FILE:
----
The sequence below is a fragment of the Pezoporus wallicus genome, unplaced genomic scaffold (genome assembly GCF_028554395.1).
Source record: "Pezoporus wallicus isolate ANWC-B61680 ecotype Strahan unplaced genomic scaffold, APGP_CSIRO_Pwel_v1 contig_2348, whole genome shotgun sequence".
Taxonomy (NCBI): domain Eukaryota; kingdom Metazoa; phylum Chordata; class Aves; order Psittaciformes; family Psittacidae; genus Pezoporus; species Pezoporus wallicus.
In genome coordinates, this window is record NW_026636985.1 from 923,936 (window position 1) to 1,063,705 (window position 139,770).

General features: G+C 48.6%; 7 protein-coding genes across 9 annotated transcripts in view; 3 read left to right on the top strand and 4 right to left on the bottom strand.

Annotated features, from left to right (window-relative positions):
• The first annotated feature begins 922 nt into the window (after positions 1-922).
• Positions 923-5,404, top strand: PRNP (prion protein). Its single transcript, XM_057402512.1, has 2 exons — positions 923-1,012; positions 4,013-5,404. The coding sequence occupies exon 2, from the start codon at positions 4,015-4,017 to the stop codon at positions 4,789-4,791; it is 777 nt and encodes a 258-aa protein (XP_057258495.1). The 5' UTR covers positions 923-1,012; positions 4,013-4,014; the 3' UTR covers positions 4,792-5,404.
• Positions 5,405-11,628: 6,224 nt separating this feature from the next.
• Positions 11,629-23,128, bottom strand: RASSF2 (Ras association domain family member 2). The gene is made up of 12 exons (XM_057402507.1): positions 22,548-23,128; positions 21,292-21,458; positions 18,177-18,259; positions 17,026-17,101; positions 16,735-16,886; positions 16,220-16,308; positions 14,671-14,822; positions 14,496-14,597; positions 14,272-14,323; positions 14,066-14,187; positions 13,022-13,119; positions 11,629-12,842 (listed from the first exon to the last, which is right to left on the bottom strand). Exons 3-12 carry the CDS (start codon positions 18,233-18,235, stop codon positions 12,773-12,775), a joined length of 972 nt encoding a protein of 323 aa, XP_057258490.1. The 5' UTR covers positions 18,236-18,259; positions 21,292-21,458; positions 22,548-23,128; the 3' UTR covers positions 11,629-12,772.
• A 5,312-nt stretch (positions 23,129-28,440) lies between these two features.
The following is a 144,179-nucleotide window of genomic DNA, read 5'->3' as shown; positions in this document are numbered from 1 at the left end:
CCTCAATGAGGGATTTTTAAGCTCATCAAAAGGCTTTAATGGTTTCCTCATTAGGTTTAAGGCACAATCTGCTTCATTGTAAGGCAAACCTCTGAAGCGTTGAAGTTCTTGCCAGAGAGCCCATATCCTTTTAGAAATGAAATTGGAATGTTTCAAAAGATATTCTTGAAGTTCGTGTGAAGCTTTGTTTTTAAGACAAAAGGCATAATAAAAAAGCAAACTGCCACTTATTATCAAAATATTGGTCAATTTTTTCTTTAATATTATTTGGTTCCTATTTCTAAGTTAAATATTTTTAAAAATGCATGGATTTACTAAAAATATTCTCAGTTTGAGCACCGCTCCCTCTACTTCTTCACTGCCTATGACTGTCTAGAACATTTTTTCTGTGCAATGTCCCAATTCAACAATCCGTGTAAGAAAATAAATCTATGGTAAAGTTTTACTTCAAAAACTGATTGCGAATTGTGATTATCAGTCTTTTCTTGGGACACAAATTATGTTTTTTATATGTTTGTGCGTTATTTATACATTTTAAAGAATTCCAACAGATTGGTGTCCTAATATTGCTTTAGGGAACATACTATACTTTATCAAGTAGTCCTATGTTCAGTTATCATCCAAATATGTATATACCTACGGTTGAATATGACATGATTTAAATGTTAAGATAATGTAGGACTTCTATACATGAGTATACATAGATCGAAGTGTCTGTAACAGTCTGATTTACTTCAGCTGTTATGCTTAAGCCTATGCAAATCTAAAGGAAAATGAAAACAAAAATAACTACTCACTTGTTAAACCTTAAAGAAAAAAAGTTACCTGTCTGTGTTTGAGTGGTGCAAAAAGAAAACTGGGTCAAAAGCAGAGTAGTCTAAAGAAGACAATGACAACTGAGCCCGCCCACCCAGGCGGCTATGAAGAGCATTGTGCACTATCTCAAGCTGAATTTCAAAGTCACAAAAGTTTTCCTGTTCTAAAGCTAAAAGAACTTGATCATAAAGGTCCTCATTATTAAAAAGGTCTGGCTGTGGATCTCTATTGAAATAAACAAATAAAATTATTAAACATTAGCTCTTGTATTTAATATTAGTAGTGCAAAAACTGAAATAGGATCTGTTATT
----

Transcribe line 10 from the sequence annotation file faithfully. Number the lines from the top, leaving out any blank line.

• Positions 11,629-23,128, bottom strand: RASSF2 (Ras association domain family member 2). The gene is made up of 12 exons (XM_057402507.1): positions 22,548-23,128; positions 21,292-21,458; positions 18,177-18,259; positions 17,026-17,101; positions 16,735-16,886; positions 16,220-16,308; positions 14,671-14,822; positions 14,496-14,597; positions 14,272-14,323; positions 14,066-14,187; positions 13,022-13,119; positions 11,629-12,842 (listed from the first exon to the last, which is right to left on the bottom strand). Exons 3-12 carry the CDS (start codon positions 18,233-18,235, stop codon positions 12,773-12,775), a joined length of 972 nt encoding a protein of 323 aa, XP_057258490.1. The 5' UTR covers positions 18,236-18,259; positions 21,292-21,458; positions 22,548-23,128; the 3' UTR covers positions 11,629-12,772.